Help Privacy Policy Disclaimer
  Advanced SearchBrowse




Journal Article

Progressive increase of the mutated mitochondrial DNA fraction in Kearns-Sayre syndrome


Larsson,  N.G.
Department Larsson - Mitochondrial Biology, Max Planck Institute for Biology of Ageing, Max Planck Society;

External Resource
No external resources are shared
Fulltext (restricted access)
There are currently no full texts shared for your IP range.
Fulltext (public)
There are no public fulltexts stored in PuRe
Supplementary Material (public)
There is no public supplementary material available

Larsson, N., Holme, E., Kristiansson, B., Oldfors, A., & Tulinius, M. (1990). Progressive increase of the mutated mitochondrial DNA fraction in Kearns-Sayre syndrome. Pediatr Res, 28(2), 131-6.

Cite as: https://hdl.handle.net/21.11116/0000-000B-6FA0-4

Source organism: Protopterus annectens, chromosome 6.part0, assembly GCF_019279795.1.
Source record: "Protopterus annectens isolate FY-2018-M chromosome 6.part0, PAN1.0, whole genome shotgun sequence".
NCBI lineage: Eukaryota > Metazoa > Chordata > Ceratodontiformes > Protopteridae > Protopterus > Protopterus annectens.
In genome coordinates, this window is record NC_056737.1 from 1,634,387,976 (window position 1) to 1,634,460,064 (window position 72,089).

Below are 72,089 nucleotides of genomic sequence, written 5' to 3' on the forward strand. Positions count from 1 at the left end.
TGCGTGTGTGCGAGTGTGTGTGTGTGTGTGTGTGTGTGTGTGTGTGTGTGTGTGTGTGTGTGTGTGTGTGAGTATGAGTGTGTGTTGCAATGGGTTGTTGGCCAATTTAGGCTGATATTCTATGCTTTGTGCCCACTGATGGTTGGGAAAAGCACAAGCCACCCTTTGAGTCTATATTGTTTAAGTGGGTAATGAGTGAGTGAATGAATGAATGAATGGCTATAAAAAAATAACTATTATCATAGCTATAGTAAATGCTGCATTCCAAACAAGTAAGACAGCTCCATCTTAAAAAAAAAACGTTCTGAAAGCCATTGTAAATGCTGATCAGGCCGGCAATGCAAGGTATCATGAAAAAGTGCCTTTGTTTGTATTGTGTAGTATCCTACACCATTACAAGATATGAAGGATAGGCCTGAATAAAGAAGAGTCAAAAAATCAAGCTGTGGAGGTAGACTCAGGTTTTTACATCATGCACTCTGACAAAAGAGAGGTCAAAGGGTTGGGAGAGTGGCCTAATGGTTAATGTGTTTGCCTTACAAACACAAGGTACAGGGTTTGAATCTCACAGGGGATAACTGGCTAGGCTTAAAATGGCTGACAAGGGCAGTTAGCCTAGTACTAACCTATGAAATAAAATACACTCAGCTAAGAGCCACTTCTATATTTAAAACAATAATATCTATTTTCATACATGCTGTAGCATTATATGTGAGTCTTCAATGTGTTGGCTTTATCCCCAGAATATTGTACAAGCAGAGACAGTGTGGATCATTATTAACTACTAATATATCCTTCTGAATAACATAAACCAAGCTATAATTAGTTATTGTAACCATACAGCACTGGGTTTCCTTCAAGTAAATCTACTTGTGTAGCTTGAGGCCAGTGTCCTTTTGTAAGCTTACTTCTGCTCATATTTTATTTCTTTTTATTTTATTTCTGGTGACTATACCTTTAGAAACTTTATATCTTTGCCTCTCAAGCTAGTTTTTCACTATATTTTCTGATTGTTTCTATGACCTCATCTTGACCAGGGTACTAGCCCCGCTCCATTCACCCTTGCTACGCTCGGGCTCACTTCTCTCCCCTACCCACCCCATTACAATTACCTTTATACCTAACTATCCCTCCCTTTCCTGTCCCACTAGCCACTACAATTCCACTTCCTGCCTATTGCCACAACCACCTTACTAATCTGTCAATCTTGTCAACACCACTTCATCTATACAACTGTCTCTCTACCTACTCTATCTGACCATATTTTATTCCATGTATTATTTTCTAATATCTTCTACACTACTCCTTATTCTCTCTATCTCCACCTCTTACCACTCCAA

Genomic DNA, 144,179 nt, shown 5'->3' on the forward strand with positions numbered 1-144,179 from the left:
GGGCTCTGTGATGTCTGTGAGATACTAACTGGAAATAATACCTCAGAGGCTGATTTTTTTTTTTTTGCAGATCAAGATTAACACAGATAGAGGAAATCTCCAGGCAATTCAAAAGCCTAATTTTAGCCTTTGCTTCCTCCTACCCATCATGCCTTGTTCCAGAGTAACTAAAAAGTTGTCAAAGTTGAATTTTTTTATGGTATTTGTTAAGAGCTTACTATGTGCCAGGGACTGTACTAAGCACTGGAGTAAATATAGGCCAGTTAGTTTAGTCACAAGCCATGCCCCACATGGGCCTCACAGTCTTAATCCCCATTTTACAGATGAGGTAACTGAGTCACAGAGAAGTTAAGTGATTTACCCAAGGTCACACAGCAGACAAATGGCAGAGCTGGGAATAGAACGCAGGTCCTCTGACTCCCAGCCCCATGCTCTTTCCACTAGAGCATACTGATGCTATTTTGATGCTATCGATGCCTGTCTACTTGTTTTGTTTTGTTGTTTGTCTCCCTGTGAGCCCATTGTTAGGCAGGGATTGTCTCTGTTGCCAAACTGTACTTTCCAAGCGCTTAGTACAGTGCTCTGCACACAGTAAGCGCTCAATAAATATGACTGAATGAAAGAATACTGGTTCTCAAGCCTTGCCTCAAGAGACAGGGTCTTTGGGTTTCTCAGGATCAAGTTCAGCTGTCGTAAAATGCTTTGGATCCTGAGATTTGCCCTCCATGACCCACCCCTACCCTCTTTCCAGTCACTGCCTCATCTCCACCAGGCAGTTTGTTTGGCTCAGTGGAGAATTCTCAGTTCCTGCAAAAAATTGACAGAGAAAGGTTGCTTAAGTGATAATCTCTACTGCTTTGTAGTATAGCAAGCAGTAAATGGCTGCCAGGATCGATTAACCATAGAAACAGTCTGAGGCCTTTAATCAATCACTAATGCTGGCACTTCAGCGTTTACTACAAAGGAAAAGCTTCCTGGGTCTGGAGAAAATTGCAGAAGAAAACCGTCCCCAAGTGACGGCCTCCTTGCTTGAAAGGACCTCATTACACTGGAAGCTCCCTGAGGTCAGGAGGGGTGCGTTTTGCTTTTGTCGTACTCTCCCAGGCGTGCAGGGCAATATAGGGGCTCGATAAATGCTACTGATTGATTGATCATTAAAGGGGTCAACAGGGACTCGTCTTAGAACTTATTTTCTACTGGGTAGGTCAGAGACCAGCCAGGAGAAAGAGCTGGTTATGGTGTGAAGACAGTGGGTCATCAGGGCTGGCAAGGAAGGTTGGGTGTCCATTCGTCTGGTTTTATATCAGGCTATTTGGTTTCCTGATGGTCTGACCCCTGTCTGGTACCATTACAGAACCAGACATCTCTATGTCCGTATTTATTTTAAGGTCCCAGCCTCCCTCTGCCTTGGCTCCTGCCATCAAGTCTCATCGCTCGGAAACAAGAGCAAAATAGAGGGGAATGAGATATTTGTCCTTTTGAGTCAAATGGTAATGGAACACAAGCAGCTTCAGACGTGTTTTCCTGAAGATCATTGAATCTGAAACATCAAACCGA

We have performed morphologic and biochemical studies in three pediatric cases of Kearns-Sayre syndrome. All cases had heteroplasmy with a high percentage of mitochondrial DNA (mtDNA) with deletion in muscle. The deletions were mapped to the same region of mtDNA but were of different sizes. The same type of deletion could also be detected in fibroblasts from all cases but the percentage was considerably lower. In two cases, an increase with time of the mutated mtDNA fraction in muscle was found and this increase paralleled the progression of the disease. Oximetric evaluation of respiratory-chain function in isolated muscle mitochondria showed a complex I deficiency in one case and was normal in the two other cases. Comparison of the fractional concentration of mtDNA with deletion in muscle and isolated mitochondria showed that the isolated mitochondria were not representative of the mitochondrial population in muscle. Mitochondria with high percentage of mtDNA with deletion were selectively lost. The finding of different mitochondrial populations is in good agreement with the morphology. One case spontaneously recovered from an infantile sideroblastic anemia before the development of Kearns-Sayre syndrome. The anemia was of the same type as that in Pearson's syndrome, a mitochondrial disorder with high amounts of mtDNA with deletion in blood cells. These findings indicate that the phenotype of a mtDNA deletion disorder can change with time and is governed by the fractional concentration of mtDNA with deletion in different tissues.